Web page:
While the panel tether 140 has been illustrated as incorporating a single gas transmission opening 150, it is, of course, anticipated that the panel tether 140 may incorporate a plurality of such openings if desired. Likewise, it is to be understood that a number of such panel tethers which are maintained either independently or which are seamed together may likewise be utilized if desired.
The introduction of break-away attachment seam structures at locations substantially rearward of the mouth opening 130 in the air bag cushion 120 provides a mechanism for the controlled manipulation of cushion kinematics during deployment. In particular, such break-away seam structures permit the early and controlled rotation of the air bag cushion into a downward position and away from the windshield so as to provide early stage coverage across lower portions of the instrument panel.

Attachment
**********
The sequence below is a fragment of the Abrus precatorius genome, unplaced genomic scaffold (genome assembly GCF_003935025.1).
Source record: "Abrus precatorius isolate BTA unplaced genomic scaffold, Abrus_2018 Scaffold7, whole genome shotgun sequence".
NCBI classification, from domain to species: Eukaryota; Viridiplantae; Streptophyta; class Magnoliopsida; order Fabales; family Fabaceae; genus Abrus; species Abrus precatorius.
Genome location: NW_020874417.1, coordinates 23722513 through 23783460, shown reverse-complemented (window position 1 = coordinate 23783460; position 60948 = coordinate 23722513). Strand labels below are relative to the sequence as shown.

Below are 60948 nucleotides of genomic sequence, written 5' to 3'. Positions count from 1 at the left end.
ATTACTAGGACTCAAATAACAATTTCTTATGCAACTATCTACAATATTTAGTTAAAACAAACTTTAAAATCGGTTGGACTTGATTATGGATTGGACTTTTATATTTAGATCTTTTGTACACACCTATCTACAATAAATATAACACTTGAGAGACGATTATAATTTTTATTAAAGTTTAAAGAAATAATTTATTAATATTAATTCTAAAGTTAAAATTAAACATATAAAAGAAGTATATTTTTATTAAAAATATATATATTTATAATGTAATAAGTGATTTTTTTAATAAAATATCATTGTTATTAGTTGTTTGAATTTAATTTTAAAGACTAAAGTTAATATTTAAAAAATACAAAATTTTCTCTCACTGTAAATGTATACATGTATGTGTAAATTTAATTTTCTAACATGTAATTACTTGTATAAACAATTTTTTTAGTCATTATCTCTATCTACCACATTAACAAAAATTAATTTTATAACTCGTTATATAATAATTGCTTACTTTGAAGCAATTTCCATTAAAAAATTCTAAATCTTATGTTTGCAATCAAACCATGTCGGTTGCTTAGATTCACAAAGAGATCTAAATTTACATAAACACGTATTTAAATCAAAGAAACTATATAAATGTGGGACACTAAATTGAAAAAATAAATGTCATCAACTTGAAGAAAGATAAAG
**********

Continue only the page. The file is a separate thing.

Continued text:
It is contemplated that the concepts of the present invention are adaptable to virtually any tethering arrangement including the use of tethers which are secured in place within an inflator housing as well as those which are secured to portions of the air bag cushion itself. Accordingly, it is to be understood that while the invention has been illustrated and described in relation to certain exemplary embodiments, constructions, and procedures, that such embodiments, constructions, and procedures are illustrative only and that the present invention is in no event to be limited thereto. In particular, it is to be understood that the present invention is in no way limited to any particular arrangement of tethering elements within the cushion and that all illustrations and/or descriptions of such arrangements are explanatory and exemplary only. It is therefore contemplated and intended that the present invention shall extend to all such configurations as may incorporate the broad principles of the present invention within the full spirit and scope thereof.